What’s clear is that American Jews interested in engaging with Israel on its 75th birthday will have no shortage of options, from food festivals, children’s carnivals and concerts to headier fare. Experts on Israel are in high demand, with packed schedules of live and Zoom events offering up seemingly unending choices for people with all levels of familiarity with Israel’s history and politics.

For some American Jewish leaders, some of whom have expressed concern about Israel engagement in their communities, the very density and diversity of the offerings is itself a win.

“That’s great that we are in a Jewish community that has so many different forms of expression,” said Rachel Jacoby Rosenfield, executive vice president of the Shalom Hartman Institute of North America, a think tank that is organizing its own series of Israel-at-75 events that begins with a talk at New York City’s Central Synagogue titled “Dispatches from an Anxious Nation.”

For some Jewish communal organizers, celebrating Israel and discussing its future as a democracy go hand in hand, a dynamic eased by the landmark year and its invitation to hold multiple events.

In Cleveland, for example, the Jewish federation is mounting an “Israel Fest” headlined by a concert from the Shalva Band, a group of musicians with disabilities who appeared on an Israeli talent show. But the community is also hosting Israeli journalist Matti Friedman, who has been critical of the judicial reforms, as a guest speaker.

The federation is offering small grants to any Jewish Clevelanders looking to host their own Israel at 75 events, too, and is placing very few stipulations on their content.

If grantees want to use the opportunity to talk about the fight for Israel’s democracy or even debate matters related to Israel’s occupation of the West Bank, they can, said Ilanit Gerblich Kalir, assistant vice president of external affairs at the federation. If they just want to host “blue-and-white-themed parties,” she said, they can do that too.

“We have to celebrate what we’re proud of Israel for. There’s a lot to be proud of,” Kalir said. “But at the same time, part of connecting with Israel and part of what’s going on is affected by this country right now.”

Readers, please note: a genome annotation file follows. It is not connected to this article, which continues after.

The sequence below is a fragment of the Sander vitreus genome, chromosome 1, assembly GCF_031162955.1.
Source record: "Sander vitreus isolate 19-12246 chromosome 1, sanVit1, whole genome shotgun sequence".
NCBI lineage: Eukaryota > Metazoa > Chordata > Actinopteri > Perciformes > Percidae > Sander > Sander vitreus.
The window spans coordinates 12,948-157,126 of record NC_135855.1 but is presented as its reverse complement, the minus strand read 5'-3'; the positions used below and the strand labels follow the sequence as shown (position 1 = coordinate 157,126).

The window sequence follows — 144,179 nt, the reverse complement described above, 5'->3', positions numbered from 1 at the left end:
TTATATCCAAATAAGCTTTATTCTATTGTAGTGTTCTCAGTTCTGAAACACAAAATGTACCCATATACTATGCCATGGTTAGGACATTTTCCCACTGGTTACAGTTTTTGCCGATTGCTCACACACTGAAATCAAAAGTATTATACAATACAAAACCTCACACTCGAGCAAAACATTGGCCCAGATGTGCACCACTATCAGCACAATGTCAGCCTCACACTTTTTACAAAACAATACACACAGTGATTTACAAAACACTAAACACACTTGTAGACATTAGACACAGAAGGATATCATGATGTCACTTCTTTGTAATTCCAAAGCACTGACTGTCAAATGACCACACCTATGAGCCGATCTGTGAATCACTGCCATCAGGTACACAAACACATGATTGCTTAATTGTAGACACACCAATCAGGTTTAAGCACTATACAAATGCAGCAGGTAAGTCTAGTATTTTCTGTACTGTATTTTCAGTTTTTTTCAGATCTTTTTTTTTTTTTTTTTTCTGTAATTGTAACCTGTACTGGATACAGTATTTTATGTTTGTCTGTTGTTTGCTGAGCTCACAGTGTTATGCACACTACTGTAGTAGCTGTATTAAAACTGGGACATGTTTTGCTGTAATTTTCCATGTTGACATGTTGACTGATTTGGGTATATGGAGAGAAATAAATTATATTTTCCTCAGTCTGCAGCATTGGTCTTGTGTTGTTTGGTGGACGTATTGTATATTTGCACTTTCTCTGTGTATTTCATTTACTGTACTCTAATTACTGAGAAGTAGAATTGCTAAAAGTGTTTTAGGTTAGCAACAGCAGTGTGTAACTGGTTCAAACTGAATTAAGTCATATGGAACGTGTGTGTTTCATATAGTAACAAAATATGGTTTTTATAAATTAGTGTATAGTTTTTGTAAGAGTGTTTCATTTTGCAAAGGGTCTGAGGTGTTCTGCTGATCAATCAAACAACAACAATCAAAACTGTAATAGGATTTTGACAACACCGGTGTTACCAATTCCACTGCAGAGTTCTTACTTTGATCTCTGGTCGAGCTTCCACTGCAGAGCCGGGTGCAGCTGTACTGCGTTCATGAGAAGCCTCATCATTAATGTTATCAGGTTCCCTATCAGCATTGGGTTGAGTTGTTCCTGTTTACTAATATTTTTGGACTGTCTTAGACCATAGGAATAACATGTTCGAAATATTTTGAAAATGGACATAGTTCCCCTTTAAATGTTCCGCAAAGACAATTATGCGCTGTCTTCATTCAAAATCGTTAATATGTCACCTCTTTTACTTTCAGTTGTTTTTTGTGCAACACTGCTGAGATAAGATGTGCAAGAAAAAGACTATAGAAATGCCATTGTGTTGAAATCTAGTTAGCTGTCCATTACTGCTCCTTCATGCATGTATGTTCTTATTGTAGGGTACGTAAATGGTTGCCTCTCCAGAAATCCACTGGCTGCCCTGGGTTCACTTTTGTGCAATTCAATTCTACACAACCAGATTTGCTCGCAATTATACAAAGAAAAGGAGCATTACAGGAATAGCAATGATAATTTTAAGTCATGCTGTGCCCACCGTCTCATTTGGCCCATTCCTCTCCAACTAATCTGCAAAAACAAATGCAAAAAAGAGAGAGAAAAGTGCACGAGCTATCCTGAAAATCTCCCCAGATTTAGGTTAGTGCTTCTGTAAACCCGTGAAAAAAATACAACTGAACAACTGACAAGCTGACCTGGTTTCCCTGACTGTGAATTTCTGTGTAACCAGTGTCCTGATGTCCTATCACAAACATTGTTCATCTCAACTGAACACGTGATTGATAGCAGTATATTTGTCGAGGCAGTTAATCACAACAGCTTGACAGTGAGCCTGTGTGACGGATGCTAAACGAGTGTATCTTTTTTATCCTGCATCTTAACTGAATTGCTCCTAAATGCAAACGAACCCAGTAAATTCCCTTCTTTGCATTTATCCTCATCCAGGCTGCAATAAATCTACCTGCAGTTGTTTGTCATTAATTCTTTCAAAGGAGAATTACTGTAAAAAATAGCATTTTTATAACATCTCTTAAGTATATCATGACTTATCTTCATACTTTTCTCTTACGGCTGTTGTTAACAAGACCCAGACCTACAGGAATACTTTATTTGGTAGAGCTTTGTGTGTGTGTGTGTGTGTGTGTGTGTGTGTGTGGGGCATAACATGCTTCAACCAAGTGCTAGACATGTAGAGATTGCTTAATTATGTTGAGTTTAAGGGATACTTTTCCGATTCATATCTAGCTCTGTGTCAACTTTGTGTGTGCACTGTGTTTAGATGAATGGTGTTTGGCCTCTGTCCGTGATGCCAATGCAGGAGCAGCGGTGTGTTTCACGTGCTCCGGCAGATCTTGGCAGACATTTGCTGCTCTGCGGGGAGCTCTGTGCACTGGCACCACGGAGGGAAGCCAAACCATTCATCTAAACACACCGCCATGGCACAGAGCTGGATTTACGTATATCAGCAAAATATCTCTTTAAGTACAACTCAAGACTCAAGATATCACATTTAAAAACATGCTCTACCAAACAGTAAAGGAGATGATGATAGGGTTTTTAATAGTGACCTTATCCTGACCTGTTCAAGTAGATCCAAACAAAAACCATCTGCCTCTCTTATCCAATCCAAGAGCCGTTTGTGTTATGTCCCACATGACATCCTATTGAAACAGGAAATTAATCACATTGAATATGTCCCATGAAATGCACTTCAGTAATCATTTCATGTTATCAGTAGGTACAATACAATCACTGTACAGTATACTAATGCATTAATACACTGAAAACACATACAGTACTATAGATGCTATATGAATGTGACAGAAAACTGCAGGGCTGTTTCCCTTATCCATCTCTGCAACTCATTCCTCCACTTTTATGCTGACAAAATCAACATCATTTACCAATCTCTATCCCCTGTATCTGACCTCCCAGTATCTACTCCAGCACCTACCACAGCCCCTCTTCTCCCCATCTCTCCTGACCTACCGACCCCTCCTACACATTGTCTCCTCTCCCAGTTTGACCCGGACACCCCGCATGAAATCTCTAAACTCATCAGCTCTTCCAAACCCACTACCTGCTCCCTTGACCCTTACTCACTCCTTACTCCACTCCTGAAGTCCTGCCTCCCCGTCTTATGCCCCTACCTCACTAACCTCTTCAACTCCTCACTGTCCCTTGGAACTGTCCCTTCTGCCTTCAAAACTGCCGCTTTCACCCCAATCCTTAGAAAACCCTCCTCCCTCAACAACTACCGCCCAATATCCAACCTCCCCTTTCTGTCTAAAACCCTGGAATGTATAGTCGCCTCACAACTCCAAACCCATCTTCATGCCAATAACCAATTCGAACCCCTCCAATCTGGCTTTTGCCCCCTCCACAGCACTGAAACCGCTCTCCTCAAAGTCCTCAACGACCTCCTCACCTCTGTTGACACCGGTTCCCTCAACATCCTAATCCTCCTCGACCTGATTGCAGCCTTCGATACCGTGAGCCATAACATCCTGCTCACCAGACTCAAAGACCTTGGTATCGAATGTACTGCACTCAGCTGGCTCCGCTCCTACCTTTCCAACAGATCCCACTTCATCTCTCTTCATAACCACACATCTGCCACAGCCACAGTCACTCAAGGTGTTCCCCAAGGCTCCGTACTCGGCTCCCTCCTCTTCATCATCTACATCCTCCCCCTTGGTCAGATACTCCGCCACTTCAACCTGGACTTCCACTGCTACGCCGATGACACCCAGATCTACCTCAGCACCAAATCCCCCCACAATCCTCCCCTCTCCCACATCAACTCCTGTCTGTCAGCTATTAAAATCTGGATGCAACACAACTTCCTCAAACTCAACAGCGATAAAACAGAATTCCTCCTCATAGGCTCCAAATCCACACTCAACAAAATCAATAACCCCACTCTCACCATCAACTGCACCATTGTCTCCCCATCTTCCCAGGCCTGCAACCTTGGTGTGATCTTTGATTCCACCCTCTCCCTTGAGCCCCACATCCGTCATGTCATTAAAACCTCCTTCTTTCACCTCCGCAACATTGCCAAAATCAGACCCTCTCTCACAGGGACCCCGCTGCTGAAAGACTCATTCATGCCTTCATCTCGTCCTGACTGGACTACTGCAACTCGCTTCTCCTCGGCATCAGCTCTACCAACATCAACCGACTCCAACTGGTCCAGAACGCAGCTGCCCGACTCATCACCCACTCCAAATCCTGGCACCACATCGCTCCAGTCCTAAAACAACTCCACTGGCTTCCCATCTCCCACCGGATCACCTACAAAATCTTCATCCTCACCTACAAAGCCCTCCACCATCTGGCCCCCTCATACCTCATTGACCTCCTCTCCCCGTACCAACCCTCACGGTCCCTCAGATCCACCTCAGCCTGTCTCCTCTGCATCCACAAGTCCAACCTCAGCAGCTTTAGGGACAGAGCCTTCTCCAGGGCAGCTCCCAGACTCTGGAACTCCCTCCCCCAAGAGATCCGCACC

The post Israel is turning 75. For American Jews, planning the birthday party has gotten complicated. appeared first on Jewish Telegraphic Agency.

Continue Reading
Click to comment

Leave a Reply

Your email address will not be published. Required fields are marked *





Phyllis Pollock died at home Sunday September 3, 2023 in Winnipeg, after a courageous lifetime battle with cancer.
Phyllis was a mother of four: Gary (Laura), daughter Randi, Steven (deceased in 2010) (Karen), and Robert. Phyllis also had two grandchildren: Lauren and Quinn.
Born in Fort Frances, Ontario on February 7, 1939, Phyllis was an only child to Ruby and Alex Lerman. After graduating high school, Phyllis moved to Winnipeg where she married and later divorced Danny Pollock, the father of her children. She moved to Beverly Hills in 1971, where she raised her children.
Phyllis had a busy social life and lucrative real estate career that spanned over 50 years, including new home sales with CoastCo. Phyllis was the original sales agent for three buildings in Santa Monica, oceanfront: Sea Colony I, Sea Colony II, and Sea Colony. She was known as the Sea Colony Queen. She worked side by side with her daughter Randi for about 25 years – handling over 600 transactions, including sales and leases within the three phases of Sea Colony alone.
Phyllis had more energy than most people half her age. She loved entertaining, working in the real estate field, meeting new and interesting people everyday no matter where she went, and thrived on making new lifelong friends. Phyllis eventually moved to the Sea Colony in Santa Monica where she lived for many years before moving to Palm Desert, then Winnipeg.
After battling breast cancer four times in approximately 20 years, she developed metastatic Stage 4 lung cancer. Her long-time domestic partner of 27 years, Joseph Wilder, K.C., was the love of her life. They were never far apart. They traveled the world and went on many adventures during their relationship. During her treatment, Phyllis would say how much she missed work and seeing her clients. Joey demonstrated amazing strength, love, care, and compassion for Phyllis as her condition progressed. He was her rock and was by her side 24/7, making sure she had the best possible care. Joey’s son David was always there to support Phyllis and to make her smile. Joey’s other children, Sheri, Kenny, Joshua and wife Davina, were also a part of her life. His kids would Facetime Phyllis and include her during any of their important functions. Phyllis loved Joey’s children as if they were her own.